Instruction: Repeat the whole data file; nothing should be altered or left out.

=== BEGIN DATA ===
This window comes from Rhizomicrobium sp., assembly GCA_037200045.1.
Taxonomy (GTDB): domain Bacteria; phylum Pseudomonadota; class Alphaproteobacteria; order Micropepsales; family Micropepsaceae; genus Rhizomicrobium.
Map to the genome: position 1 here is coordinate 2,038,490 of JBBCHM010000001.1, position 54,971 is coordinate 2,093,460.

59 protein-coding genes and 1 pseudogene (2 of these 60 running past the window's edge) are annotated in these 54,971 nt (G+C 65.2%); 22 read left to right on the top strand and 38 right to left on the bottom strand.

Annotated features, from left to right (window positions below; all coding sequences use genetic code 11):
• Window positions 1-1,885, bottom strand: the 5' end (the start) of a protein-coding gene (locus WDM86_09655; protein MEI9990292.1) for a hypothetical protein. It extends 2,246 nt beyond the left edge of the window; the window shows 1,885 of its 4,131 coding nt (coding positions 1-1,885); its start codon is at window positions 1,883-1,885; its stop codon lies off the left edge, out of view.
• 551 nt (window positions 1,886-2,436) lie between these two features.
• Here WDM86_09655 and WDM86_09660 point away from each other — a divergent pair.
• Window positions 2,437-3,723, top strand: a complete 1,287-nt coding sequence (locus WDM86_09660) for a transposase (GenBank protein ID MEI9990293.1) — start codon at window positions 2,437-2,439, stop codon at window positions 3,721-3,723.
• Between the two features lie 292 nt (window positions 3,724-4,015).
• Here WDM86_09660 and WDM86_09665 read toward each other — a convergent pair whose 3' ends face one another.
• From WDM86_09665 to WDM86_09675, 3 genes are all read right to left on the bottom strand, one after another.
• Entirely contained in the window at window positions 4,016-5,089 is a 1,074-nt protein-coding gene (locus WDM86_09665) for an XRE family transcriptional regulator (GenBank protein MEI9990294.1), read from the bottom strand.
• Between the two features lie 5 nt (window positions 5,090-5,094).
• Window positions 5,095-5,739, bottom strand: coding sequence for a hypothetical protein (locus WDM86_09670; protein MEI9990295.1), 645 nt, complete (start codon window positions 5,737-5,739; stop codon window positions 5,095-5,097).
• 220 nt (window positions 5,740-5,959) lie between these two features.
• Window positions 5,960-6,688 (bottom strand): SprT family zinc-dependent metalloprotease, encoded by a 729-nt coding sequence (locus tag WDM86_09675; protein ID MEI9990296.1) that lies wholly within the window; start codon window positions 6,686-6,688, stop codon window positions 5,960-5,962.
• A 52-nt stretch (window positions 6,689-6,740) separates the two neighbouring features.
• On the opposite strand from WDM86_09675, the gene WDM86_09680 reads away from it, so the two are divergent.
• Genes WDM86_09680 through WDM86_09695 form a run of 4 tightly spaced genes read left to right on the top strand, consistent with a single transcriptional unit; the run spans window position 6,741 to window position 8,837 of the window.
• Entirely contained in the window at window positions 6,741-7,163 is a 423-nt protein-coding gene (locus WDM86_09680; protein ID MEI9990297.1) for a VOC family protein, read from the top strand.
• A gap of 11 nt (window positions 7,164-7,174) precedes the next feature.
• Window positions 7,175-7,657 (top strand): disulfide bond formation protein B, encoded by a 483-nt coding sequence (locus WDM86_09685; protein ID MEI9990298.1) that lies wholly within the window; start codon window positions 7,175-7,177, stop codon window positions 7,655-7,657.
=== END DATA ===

This window comes from Rhizomicrobium sp., assembly GCA_037200045.1.
Taxonomy (GTDB): domain Bacteria; phylum Pseudomonadota; class Alphaproteobacteria; order Micropepsales; family Micropepsaceae; genus Rhizomicrobium.
Map to the genome: position 1 here is coordinate 2,038,490 of JBBCHM010000001.1, position 54,971 is coordinate 2,093,460.

59 protein-coding genes and 1 pseudogene (2 of these 60 running past the window's edge) are annotated in these 54,971 nt (G+C 65.2%); 22 read left to right on the top strand and 38 right to left on the bottom strand.

Annotated features, from left to right (window positions below; all coding sequences use genetic code 11):
• Window positions 1-1,885, bottom strand: the 5' end (the start) of a protein-coding gene (locus WDM86_09655; protein MEI9990292.1) for a hypothetical protein. It extends 2,246 nt beyond the left edge of the window; the window shows 1,885 of its 4,131 coding nt (coding positions 1-1,885); its start codon is at window positions 1,883-1,885; its stop codon lies off the left edge, out of view.
• 551 nt (window positions 1,886-2,436) lie between these two features.
• Here WDM86_09655 and WDM86_09660 point away from each other — a divergent pair.
• Window positions 2,437-3,723, top strand: a complete 1,287-nt coding sequence (locus WDM86_09660) for a transposase (GenBank protein ID MEI9990293.1) — start codon at window positions 2,437-2,439, stop codon at window positions 3,721-3,723.
• Between the two features lie 292 nt (window positions 3,724-4,015).
• Here WDM86_09660 and WDM86_09665 read toward each other — a convergent pair whose 3' ends face one another.
• From WDM86_09665 to WDM86_09675, 3 genes are all read right to left on the bottom strand, one after another.
• Entirely contained in the window at window positions 4,016-5,089 is a 1,074-nt protein-coding gene (locus WDM86_09665) for an XRE family transcriptional regulator (GenBank protein MEI9990294.1), read from the bottom strand.
• Between the two features lie 5 nt (window positions 5,090-5,094).
• Window positions 5,095-5,739, bottom strand: coding sequence for a hypothetical protein (locus WDM86_09670; protein MEI9990295.1), 645 nt, complete (start codon window positions 5,737-5,739; stop codon window positions 5,095-5,097).
• 220 nt (window positions 5,740-5,959) lie between these two features.
• Window positions 5,960-6,688 (bottom strand): SprT family zinc-dependent metalloprotease, encoded by a 729-nt coding sequence (locus tag WDM86_09675; protein ID MEI9990296.1) that lies wholly within the window; start codon window positions 6,686-6,688, stop codon window positions 5,960-5,962.
• A 52-nt stretch (window positions 6,689-6,740) separates the two neighbouring features.
• On the opposite strand from WDM86_09675, the gene WDM86_09680 reads away from it, so the two are divergent.
• Genes WDM86_09680 through WDM86_09695 form a run of 4 tightly spaced genes read left to right on the top strand, consistent with a single transcriptional unit; the run spans window position 6,741 to window position 8,837 of the window.
• Entirely contained in the window at window positions 6,741-7,163 is a 423-nt protein-coding gene (locus WDM86_09680; protein ID MEI9990297.1) for a VOC family protein, read from the top strand.
• A gap of 11 nt (window positions 7,164-7,174) precedes the next feature.
• Window positions 7,175-7,657 (top strand): disulfide bond formation protein B, encoded by a 483-nt coding sequence (locus WDM86_09685; protein ID MEI9990298.1) that lies wholly within the window; start codon window positions 7,175-7,177, stop codon window positions 7,655-7,657.